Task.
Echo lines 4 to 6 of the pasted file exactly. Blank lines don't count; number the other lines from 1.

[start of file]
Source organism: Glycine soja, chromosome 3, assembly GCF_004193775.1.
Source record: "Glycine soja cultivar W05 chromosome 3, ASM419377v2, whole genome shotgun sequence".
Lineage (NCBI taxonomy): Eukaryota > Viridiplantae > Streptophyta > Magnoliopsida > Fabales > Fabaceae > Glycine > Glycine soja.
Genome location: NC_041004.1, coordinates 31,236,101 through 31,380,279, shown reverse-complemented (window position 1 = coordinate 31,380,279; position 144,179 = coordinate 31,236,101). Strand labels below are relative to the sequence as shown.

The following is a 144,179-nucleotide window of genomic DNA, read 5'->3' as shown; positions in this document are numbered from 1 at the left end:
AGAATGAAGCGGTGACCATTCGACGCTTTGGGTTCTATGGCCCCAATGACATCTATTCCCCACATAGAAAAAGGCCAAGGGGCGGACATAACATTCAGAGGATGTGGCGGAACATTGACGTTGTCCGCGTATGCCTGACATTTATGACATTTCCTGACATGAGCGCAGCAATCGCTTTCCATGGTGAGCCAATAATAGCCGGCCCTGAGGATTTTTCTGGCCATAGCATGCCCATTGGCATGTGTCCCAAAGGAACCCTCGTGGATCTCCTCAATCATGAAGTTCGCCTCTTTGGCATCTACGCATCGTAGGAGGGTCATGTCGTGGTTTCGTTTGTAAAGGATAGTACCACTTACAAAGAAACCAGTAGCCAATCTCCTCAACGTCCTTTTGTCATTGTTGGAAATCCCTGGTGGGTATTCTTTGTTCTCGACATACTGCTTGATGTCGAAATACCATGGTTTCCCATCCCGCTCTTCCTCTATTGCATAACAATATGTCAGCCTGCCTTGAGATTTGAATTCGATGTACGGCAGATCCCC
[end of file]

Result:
Genome location: NC_041004.1, coordinates 31,236,101 through 31,380,279, shown reverse-complemented (window position 1 = coordinate 31,380,279; position 144,179 = coordinate 31,236,101). Strand labels below are relative to the sequence as shown.

The following is a 144,179-nucleotide window of genomic DNA, read 5'->3' as shown; positions in this document are numbered from 1 at the left end:
AGAATGAAGCGGTGACCATTCGACGCTTTGGGTTCTATGGCCCCAATGACATCTATTCCCCACATAGAAAAAGGCCAAGGGGCGGACATAACATTCAGAGGATGTGGCGGAACATTGACGTTGTCCGCGTATGCCTGACATTTATGACATTTCCTGACATGAGCGCAGCAATCGCTTTCCATGGTGAGCCAATAATAGCCGGCCCTGAGGATTTTTCTGGCCATAGCATGCCCATTGGCATGTGTCCCAAAGGAACCCTCGTGGATCTCCTCAATCATGAAGTTCGCCTCTTTGGCATCTACGCATCGTAGGAGGGTCATGTCGTGGTTTCGTTTGTAAAGGATAGTACCACTTACAAAGAAACCAGTAGCCAATCTCCTCAACGTCCTTTTGTCATTGTTGGAAATCCCTGGTGGGTATTCTTTGTTCTCGACATACTGCTTGATGTCGAAATACCATGGTTTCCCATCCCGCTCTTCCTCTATTGCATAACAATATGTCAGCCTGCCTTGAGATTTGAATTCGATGTACGGCAGATCCCC